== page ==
Camera phones account for a "disproportionate percentage of phones sold," Woods noted.
Woods expects the market's strength in the first half to continue into the second, driven by falling camera phone prices, multimedia features such as video playback and capture, and a greater selection of popular low- and mid-tier clamshell-style phones.
In the second half, Motorola will offer mid-tier VGA-quality cameraphones for GSM and CDMA networks, Woods said. Motorola's first megapixel camera, the 1.3-megapixel CDMA 1X trimode V710, will be available "imminently" with removable Trans-Flash memory card, he added.
The selection of popular clamshell-style phones will also grow in the second half, suppliers agreed. "We plan to drive the clamshell into the mass market," Woods vowed. In the second half, Motorola will offer a low-tier clamshell and a high-tier model, the latter with camera. Low-tier phones usually retail from free to $49. To date, the selection of low-tier clamshells has been narrow, he said.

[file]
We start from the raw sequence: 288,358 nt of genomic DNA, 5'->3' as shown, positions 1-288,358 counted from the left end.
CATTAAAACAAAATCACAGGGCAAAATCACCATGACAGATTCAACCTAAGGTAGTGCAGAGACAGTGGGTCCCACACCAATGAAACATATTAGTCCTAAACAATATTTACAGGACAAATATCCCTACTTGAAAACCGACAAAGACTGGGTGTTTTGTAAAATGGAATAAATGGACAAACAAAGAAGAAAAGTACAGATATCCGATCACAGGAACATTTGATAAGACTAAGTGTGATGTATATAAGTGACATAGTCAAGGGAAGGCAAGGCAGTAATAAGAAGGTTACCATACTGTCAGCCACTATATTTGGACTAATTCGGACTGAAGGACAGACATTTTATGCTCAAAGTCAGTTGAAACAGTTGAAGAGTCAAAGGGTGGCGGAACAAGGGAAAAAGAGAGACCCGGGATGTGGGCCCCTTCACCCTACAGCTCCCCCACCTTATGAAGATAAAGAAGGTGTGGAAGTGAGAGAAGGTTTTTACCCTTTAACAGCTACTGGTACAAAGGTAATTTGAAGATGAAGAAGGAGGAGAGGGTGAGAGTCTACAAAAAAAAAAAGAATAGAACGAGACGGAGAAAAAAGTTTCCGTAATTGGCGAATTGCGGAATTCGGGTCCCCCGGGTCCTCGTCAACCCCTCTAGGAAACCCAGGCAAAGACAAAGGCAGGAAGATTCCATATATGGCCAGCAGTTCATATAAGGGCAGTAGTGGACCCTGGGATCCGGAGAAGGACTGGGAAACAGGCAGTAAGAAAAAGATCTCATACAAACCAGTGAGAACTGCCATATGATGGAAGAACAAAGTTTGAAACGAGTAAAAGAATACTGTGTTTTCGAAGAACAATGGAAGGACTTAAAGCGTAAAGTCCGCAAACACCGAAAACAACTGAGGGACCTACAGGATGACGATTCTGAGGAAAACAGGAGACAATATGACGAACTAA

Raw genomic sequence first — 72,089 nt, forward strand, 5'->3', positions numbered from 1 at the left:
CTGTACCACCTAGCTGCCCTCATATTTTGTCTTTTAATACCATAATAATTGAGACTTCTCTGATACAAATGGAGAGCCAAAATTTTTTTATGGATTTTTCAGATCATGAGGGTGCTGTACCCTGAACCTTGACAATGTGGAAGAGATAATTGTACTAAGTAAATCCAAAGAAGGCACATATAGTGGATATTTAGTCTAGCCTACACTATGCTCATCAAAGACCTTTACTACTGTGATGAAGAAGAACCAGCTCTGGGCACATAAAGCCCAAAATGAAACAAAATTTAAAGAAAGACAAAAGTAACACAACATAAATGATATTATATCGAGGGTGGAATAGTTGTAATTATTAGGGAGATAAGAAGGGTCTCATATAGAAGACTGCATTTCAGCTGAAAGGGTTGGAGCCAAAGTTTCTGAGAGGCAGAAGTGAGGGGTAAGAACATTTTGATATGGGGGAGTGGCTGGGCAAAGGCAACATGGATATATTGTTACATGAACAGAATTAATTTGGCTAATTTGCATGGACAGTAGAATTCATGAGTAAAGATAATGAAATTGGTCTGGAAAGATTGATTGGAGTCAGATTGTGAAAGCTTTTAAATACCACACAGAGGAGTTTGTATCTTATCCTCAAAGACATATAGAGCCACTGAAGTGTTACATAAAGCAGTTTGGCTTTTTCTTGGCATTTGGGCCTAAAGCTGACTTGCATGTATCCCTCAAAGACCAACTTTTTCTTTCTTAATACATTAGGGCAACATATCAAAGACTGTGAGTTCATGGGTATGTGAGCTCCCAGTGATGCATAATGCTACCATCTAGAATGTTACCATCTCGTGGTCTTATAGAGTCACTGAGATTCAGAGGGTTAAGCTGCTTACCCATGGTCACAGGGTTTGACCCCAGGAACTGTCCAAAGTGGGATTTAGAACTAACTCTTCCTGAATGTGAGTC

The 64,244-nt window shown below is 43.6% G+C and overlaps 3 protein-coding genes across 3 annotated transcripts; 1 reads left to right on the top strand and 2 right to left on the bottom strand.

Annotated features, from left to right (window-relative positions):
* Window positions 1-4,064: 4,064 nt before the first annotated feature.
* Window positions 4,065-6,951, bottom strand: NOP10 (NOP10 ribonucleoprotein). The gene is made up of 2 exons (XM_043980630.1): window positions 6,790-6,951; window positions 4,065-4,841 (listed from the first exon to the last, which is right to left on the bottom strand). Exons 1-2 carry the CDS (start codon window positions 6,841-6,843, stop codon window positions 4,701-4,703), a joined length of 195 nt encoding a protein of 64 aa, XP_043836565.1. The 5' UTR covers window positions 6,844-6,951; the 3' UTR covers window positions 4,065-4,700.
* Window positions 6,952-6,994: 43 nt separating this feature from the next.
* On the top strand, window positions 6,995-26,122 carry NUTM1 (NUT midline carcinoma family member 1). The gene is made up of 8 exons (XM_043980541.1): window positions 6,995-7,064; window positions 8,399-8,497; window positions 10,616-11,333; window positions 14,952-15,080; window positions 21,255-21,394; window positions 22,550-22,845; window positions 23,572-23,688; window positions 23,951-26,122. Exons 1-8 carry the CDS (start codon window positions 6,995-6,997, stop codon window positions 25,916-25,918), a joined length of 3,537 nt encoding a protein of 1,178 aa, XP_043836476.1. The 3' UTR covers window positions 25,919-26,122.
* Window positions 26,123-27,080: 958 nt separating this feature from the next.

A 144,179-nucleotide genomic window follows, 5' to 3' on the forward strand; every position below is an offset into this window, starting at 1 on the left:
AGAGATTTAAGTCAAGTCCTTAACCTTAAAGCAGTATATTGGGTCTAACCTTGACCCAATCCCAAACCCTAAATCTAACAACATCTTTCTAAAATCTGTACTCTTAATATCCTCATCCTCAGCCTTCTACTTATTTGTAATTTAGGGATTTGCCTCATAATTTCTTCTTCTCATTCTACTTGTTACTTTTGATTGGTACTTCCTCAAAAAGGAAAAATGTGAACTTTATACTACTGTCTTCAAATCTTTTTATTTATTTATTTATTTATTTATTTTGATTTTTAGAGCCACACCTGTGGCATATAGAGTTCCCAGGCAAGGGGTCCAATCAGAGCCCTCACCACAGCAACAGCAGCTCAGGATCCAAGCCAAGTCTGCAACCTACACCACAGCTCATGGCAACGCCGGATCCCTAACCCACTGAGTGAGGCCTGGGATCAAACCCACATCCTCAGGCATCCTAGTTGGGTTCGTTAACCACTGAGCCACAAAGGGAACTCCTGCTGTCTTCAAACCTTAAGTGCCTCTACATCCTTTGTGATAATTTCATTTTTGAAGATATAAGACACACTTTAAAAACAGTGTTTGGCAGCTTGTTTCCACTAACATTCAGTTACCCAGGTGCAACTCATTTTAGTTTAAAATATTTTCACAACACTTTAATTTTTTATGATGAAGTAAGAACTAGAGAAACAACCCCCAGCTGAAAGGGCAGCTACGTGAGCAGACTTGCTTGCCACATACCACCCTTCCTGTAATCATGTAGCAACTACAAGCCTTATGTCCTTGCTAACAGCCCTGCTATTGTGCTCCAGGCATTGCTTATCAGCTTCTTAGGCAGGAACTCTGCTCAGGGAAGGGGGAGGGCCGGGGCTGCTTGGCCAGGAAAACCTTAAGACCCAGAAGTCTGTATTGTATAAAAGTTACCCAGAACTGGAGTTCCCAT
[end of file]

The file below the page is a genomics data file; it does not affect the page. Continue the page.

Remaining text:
Nokia will also do its part in driving clamshell sales by offering its first digital clamshells in the U.S. in the second half, the company told TWICE. They are the midrange 850/1,800/1,900MHz 6170, a GSM model with stainless-steel finish; and the CDMA 6625. Both are due in the fourth quarter.
Also due from Nokia in the second half: an entry-level 850/1,900MHz model with color screen might be available in the third quarter as a prepaid phone, the company added.
Also due from Nokia: its first megapixel camera phone, the 7610, and its first EDGE-equipped smartphone, the 6620. Both will be available in the third quarter.
Many of the industry's new phones will launch at a time when carriers, suppliers, and major retailers have all become even more aggressive in promoting cellular. "Carrier and supplier promotions are bigger this year," said Smith. "There has been more investment in training and more dollars overall." Retailers, he added, "have become more aggressive in advertised price points. Carriers and suppliers "have always worked together on promotional funding," he said, but now retailers are contributing through sharper prices or with their own promotional funds."
"A bigger pool of promotion dollars means better prices for consumers," Smith added.
Smith speculates that retailers are more aggressively promoting cellular this year because of cellular's high penetration rates. Cellular "crosses a broad customer spectrum" compared to other consumer electronics segments, such as car audio, and "it's still fairly lucrative," he said.
This TWICE webinar, hosted by senior editor Alan Wolf, will take a look at what may be the hottest CE products at retail that will be sold during the all-important fourth quarter. Top technologies, market strategies and industry trends will be discussed with industry analysts and executives.